Sunshine's story as it appeared in the October 2020 newsletter. We received a phone call from a concerned member who saw a horse advertised on the Internet. One look at the ad and I knew we needed to get the horse under our care. She looked like a one on the Henneke Body Scoring scale. I called the stable and told the manager that we would be willing to take in the horse. It didn’t take long to get the okay from the owner of the starved horse in Iredell County. The owner signed the horse over to the stable and as soon as we were notified, Melanie and I were on the road to make a pick-up.
We never know what we will be facing upon arrival. The stable is owned by new folks and sometimes when a business changes hands, the new owner may inherit problems. It was never clear, but it sounded as if the owner was responsible for the feeding of the horse and that was not happening. The stable owner was wise to try everything to get the starved horse off their property. Animal Control can look to the stable owner as responsible for the care of the horse regardless of the agreement between the stable and the owner.
While I was talking to the stable manager and getting our release form signed, Melanie quietly headed over to put a halter and lead on the mare. We had already opened the back of the trailer. Our new skinny 21-year-old mare showed more energy than expected loading into the trailer.
Sometimes the horses that come to us are unusual. The tall mare is a strawberry roan and also a tri-color. Her face is all white and called “Bald Face,” both back legs have full stockings, and the mane and tail are tri-color. Now it gets really different, she is a registered Tennessee Walking Horse. I have never seen or heard of a TWH with markings like this mare. There is a rumor that she was a show horse.
Her body is covered with fungus, and she will need another fungal bath on the next warm day. Her hooves are in good shape, but there is an issue with her teeth. She can slowly mash up the expensive chopped alfalfa, but can’t manage normal hay. Along with her feed and supplements, we are also giving her three large helpings of soaked alfalfa cubes during the day, which she devourers. She was not gaining weight in a way that we would expect, and a full blood panel only revealed low iron.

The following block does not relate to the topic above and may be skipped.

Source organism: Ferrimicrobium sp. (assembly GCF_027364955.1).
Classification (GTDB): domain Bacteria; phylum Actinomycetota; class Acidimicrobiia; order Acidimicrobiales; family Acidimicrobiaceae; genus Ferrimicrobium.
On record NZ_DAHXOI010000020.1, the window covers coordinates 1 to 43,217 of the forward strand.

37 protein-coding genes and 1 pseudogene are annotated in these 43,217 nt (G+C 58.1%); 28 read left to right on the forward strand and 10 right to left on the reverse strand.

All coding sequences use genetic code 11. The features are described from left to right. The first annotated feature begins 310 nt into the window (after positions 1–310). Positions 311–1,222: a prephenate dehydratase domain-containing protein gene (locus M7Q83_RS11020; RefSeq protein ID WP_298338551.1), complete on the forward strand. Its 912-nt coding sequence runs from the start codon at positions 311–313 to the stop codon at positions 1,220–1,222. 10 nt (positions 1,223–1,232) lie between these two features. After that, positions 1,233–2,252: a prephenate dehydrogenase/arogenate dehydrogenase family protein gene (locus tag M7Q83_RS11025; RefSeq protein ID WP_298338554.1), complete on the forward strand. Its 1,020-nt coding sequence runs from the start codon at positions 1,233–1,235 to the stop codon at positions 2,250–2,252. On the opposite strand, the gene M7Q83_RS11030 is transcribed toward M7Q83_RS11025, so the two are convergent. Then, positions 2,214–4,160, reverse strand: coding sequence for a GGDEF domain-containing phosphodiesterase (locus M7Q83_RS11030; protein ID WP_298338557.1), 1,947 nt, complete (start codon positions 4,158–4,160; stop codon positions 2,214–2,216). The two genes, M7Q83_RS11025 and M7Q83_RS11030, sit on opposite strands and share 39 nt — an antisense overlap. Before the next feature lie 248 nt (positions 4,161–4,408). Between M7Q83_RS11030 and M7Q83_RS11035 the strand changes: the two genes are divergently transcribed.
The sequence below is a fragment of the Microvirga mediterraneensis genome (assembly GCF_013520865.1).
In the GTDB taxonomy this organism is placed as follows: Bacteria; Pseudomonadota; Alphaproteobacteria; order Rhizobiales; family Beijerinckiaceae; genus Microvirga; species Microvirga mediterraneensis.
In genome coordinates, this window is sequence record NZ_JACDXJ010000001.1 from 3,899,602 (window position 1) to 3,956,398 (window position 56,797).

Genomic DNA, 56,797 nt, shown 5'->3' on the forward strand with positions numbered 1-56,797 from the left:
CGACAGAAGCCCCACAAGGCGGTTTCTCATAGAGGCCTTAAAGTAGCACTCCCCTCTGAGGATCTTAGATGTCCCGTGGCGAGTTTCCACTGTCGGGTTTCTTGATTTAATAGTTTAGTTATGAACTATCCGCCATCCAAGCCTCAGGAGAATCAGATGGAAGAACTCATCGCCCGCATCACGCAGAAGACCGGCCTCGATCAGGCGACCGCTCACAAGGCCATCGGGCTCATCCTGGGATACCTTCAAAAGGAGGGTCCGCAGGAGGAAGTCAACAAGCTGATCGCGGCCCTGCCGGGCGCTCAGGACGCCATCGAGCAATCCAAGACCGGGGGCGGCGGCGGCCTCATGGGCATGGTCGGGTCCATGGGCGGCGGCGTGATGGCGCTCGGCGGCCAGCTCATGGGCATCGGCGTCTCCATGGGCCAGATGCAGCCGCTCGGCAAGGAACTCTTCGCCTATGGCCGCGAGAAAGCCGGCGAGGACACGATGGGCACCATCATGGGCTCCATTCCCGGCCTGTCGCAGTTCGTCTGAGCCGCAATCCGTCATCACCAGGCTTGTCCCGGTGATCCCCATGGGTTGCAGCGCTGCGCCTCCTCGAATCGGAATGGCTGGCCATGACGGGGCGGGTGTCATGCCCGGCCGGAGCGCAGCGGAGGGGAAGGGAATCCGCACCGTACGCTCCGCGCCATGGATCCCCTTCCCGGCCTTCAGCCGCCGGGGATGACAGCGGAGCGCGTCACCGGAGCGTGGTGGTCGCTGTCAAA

Sugar's story as it appeared in the December 2022 newsletter. Once again, another rescue referred a person in need to HPS. Folks can have such terrible problems to deal with at times in their life. These owners were doing their best, but their two horses were not getting the care they needed. They found a new home for one of the horses, and because the second one had breathing issues, it was not possible to find her a home in the standard marketplace.
The owners had Sugar for years and years. She is a Quarter Horse-Appaloosa cross, between 18 to 20 years old. The owner could not name a veterinarian that had ever taken care of Sugar.
Under these circumstances, the owner is responsible for trailering the horse to HPS. When the horse arrives, we like it to have a quiet time before being unloaded. Have you ever stepped off a boat before you were acclimated to the boat stopping and your legs felt like rubber when you stepped to land? That can happen to a horse if unloaded too quickly.
When Sugar arrived, the owner entered the trailer and started slapping her neck hard enough to bruise her. She told me that Sugar was apprehensive about being approached in a field or stall; can you understand why? Some people think slapping an animal shows affection, but we are predators. Horses are prey animals and do not like this kind of treatment. (I will keep talking about not slapping horses until the last person has learned to be gentle.)
After her arrival, we immediately put Sugar on medication for her breathing issues, which is helping. She shared the side field with Santana, and they did great together.
She has gained weight and has joined the Herd.
Sugar will have a Merry Christmas because we were able to say "Yes," and welcome her to the sanctuary.